Skip to Main Content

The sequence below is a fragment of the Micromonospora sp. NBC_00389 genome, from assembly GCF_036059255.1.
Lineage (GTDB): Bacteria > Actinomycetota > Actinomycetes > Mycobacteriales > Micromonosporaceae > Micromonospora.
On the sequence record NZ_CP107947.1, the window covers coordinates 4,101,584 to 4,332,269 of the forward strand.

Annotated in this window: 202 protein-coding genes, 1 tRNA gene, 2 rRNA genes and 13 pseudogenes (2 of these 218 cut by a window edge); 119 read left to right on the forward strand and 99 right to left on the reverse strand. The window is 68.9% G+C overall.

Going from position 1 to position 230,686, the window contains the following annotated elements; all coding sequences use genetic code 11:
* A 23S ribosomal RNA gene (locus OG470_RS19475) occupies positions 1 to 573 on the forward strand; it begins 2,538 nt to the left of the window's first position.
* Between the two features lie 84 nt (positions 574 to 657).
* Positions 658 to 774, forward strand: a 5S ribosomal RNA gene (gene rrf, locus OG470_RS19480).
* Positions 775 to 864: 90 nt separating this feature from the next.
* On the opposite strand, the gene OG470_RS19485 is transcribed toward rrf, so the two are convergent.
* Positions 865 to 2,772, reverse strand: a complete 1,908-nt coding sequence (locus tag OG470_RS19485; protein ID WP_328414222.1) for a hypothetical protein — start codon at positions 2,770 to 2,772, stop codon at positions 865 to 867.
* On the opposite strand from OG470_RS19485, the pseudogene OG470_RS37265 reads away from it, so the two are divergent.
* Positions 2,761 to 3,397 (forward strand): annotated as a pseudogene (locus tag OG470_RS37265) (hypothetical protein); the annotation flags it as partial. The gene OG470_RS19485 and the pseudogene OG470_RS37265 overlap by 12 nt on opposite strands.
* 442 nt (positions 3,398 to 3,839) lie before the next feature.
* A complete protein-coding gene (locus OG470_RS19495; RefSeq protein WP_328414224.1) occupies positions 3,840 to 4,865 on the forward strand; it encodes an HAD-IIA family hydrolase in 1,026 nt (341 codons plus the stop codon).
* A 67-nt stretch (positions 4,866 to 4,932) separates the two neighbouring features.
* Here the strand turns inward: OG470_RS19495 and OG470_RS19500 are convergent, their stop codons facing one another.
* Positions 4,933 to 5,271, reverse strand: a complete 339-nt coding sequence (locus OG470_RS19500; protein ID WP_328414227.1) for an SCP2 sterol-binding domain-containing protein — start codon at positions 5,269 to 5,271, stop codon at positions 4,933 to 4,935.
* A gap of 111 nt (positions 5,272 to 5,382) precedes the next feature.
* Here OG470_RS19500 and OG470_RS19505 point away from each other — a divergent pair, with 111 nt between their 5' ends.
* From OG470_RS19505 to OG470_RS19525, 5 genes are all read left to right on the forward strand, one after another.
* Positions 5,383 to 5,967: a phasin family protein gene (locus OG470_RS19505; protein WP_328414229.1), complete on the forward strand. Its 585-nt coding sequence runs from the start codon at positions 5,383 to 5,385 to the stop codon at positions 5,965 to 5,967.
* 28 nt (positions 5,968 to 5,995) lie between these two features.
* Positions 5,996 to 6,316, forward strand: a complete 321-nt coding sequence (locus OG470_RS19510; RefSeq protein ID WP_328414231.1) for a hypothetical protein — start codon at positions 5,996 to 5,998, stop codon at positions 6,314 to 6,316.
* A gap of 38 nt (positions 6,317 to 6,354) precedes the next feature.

The design, fabrication, and testing of microfluidic joints consisting of Kovar metal tubes attached to silicon using borosilicate glass for high pressure microelectromechanical systems devices are presented. The MIT microrocket, which requires microfluidic joints to sustain pressures of at least 12.7 MPa and temperatures in excess of 700 K, is used to demonstrate the feasibility of the glass sealing methodology. A key concern in such joints is the occurrence of cracks due to residual stresses during fabrication, which can affect the load-carrying capability. To obtain a better understanding of the damage and failure characteristics, a hierarchical approach was taken. First, two types of joint configurations with several glass compositions and geometries were considered at the joint-level. Axial tension and pressure tests were performed, and finite element models were used to obtain the residual stress field and to predict failure loads based on linear elastic fracture mechanics. Subsequently, tests were performed on actual and dummy microrockets to validate the methodology at the device-level. Key observations include the importance of bonding between the Kovar tube and the silicon sidewall, which can help increase joint strength, and the detrimental effects of joint proximity under differential pressure loading and manufacturing defects in multiple joint specimens. In addition to specific experimental and analyses results that allow a physical understanding of the damage and failure mechanisms, another key contribution of this work is the overall insight of the design and analysis of reliable glass-sealed microfluidic packages. This insight will help one make better design and process selections for packages in other high-pressure silicon-based MEMS applications.